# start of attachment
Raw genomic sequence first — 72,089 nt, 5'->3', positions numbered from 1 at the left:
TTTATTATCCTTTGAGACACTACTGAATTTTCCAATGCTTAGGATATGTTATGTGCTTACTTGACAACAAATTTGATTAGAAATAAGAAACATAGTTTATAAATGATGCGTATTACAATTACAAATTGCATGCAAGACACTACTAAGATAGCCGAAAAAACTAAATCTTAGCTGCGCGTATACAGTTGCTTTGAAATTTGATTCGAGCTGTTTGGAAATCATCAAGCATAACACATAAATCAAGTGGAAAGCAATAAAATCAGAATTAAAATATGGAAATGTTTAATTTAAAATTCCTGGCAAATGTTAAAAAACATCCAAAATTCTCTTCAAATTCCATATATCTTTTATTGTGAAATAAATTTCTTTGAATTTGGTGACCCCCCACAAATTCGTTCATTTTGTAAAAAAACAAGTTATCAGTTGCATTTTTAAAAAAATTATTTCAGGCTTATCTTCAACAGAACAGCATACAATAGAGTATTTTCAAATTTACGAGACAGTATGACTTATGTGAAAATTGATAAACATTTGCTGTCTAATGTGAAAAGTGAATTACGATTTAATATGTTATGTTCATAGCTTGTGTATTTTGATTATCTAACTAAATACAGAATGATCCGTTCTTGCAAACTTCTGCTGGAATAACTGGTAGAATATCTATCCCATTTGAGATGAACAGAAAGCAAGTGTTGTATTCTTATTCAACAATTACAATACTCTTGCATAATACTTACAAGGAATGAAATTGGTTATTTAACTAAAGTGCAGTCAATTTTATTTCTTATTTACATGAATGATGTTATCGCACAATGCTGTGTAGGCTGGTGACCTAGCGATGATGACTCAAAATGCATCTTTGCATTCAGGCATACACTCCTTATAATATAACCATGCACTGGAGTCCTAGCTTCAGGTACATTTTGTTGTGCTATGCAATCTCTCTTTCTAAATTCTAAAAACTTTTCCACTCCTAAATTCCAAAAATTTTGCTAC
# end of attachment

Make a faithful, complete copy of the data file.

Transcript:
Raw genomic sequence first — 72,089 nt, 5'->3', positions numbered from 1 at the left:
TTTATTATCCTTTGAGACACTACTGAATTTTCCAATGCTTAGGATATGTTATGTGCTTACTTGACAACAAATTTGATTAGAAATAAGAAACATAGTTTATAAATGATGCGTATTACAATTACAAATTGCATGCAAGACACTACTAAGATAGCCGAAAAAACTAAATCTTAGCTGCGCGTATACAGTTGCTTTGAAATTTGATTCGAGCTGTTTGGAAATCATCAAGCATAACACATAAATCAAGTGGAAAGCAATAAAATCAGAATTAAAATATGGAAATGTTTAATTTAAAATTCCTGGCAAATGTTAAAAAACATCCAAAATTCTCTTCAAATTCCATATATCTTTTATTGTGAAATAAATTTCTTTGAATTTGGTGACCCCCCACAAATTCGTTCATTTTGTAAAAAAACAAGTTATCAGTTGCATTTTTAAAAAAATTATTTCAGGCTTATCTTCAACAGAACAGCATACAATAGAGTATTTTCAAATTTACGAGACAGTATGACTTATGTGAAAATTGATAAACATTTGCTGTCTAATGTGAAAAGTGAATTACGATTTAATATGTTATGTTCATAGCTTGTGTATTTTGATTATCTAACTAAATACAGAATGATCCGTTCTTGCAAACTTCTGCTGGAATAACTGGTAGAATATCTATCCCATTTGAGATGAACAGAAAGCAAGTGTTGTATTCTTATTCAACAATTACAATACTCTTGCATAATACTTACAAGGAATGAAATTGGTTATTTAACTAAAGTGCAGTCAATTTTATTTCTTATTTACATGAATGATGTTATCGCACAATGCTGTGTAGGCTGGTGACCTAGCGATGATGACTCAAAATGCATCTTTGCATTCAGGCATACACTCCTTATAATATAACCATGCACTGGAGTCCTAGCTTCAGGTACATTTTGTTGTGCTATGCAATCTCTCTTTCTAAATTCTAAAAACTTTTCCACTCCTAAATTCCAAAAATTTTGCTAC